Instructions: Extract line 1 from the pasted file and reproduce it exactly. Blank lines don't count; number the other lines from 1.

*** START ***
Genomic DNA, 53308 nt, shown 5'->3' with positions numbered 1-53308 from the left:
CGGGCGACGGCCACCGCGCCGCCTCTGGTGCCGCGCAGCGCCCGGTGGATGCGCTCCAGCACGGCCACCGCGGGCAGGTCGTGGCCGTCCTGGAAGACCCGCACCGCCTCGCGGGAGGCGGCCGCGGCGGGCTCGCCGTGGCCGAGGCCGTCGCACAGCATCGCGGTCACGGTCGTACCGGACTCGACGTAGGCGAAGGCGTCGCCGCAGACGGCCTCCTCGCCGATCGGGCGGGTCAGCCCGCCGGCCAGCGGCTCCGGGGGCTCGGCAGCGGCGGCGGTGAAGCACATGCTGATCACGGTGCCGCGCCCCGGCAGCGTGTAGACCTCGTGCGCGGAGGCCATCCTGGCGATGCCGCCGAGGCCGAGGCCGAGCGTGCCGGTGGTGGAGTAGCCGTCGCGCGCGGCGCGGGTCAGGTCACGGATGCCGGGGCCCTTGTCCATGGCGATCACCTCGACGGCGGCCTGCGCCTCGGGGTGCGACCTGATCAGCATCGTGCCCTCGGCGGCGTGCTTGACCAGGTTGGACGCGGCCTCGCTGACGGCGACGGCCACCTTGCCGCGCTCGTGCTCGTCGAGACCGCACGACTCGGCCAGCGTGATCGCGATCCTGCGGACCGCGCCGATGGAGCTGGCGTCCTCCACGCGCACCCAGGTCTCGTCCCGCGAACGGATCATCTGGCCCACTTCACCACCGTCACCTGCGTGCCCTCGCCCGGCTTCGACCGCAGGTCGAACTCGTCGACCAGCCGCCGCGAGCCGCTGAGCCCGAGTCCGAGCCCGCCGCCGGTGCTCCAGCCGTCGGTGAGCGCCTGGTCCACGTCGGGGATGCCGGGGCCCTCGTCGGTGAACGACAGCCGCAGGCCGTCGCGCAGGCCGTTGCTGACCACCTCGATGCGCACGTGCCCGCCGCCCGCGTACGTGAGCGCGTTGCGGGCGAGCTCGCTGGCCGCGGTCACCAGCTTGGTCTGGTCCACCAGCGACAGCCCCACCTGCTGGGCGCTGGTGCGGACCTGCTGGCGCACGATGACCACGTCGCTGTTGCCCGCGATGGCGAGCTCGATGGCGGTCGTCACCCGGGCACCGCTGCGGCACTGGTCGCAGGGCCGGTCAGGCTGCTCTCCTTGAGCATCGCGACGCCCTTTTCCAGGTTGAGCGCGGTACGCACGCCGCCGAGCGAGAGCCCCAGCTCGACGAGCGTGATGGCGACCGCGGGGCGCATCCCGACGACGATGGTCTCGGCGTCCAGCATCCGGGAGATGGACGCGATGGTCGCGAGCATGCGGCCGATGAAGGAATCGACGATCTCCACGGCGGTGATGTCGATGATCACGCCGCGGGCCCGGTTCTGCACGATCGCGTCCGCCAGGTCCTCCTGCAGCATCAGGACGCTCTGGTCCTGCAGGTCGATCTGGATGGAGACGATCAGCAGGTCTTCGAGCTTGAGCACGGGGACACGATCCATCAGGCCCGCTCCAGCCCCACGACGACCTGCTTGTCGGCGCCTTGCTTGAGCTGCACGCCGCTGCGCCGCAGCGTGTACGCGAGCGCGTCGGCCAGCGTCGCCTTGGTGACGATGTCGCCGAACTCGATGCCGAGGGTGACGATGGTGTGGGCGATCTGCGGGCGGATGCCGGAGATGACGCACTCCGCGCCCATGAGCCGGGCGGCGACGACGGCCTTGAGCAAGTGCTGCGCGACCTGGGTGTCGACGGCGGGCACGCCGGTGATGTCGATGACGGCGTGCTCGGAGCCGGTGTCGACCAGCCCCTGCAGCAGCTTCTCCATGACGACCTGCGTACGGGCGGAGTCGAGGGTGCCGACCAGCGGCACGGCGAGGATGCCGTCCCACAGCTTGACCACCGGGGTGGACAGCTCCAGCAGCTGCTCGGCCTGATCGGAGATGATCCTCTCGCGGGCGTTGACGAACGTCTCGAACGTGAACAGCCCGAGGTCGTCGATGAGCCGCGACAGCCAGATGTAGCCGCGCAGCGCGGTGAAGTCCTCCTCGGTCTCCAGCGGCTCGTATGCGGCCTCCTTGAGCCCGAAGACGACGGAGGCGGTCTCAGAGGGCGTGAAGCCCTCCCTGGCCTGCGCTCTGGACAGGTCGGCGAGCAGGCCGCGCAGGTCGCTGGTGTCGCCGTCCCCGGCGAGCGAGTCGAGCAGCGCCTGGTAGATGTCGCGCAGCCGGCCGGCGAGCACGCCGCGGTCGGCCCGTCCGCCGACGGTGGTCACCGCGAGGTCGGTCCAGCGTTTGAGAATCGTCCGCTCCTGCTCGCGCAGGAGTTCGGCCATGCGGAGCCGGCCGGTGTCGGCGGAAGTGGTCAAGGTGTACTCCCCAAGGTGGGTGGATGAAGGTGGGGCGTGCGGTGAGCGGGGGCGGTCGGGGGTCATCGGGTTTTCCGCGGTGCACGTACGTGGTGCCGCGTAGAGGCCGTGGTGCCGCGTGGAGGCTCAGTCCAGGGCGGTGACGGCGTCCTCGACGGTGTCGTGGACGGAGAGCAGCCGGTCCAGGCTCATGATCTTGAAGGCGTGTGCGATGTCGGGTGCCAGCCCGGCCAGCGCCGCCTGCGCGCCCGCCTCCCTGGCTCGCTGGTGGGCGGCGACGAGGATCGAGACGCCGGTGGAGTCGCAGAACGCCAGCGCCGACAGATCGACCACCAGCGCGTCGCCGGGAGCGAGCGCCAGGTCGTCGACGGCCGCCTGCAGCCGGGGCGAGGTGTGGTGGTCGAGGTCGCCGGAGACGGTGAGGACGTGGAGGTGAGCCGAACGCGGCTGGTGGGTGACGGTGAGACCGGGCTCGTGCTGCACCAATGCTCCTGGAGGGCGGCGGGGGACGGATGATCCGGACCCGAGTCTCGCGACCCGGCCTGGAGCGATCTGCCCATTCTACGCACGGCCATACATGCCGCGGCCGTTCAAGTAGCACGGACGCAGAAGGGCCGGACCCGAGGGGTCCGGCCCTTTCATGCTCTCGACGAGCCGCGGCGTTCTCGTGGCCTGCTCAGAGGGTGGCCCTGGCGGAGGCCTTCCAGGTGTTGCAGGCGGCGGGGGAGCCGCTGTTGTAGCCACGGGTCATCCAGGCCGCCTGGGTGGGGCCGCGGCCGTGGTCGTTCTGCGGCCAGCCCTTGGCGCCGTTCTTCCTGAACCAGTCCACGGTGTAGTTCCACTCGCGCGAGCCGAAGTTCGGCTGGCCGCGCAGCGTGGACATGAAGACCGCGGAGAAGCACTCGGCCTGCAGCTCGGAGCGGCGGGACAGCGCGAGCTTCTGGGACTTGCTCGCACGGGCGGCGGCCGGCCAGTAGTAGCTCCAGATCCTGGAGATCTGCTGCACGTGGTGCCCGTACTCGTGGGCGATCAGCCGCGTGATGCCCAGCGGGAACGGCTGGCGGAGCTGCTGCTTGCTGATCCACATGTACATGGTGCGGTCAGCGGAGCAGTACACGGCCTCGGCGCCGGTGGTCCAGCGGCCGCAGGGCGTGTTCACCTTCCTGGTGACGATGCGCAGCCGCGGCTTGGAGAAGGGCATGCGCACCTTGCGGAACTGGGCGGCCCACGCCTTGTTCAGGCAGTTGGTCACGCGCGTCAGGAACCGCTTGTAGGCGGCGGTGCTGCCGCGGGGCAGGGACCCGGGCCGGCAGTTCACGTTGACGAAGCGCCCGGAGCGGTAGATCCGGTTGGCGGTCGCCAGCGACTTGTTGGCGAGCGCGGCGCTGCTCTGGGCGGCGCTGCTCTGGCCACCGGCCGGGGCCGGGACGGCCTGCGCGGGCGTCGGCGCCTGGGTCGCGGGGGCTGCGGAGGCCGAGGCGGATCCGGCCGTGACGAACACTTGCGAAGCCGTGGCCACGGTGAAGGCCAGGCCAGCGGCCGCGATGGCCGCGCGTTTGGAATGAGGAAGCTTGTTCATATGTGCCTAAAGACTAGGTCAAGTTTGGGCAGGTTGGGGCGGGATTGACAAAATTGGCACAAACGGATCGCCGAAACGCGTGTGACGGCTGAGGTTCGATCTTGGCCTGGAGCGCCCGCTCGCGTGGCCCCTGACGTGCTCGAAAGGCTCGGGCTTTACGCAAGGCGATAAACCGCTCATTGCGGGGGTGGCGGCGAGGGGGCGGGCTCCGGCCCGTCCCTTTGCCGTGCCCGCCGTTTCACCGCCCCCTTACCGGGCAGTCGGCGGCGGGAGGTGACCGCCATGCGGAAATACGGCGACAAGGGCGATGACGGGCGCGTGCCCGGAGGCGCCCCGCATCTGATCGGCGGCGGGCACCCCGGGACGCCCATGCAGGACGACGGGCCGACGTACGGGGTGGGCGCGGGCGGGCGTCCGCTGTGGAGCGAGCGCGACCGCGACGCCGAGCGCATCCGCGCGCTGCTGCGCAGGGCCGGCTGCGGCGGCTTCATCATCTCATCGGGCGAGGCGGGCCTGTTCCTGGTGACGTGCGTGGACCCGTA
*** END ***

Genomic DNA, 53308 nt, shown 5'->3' with positions numbered 1-53308 from the left: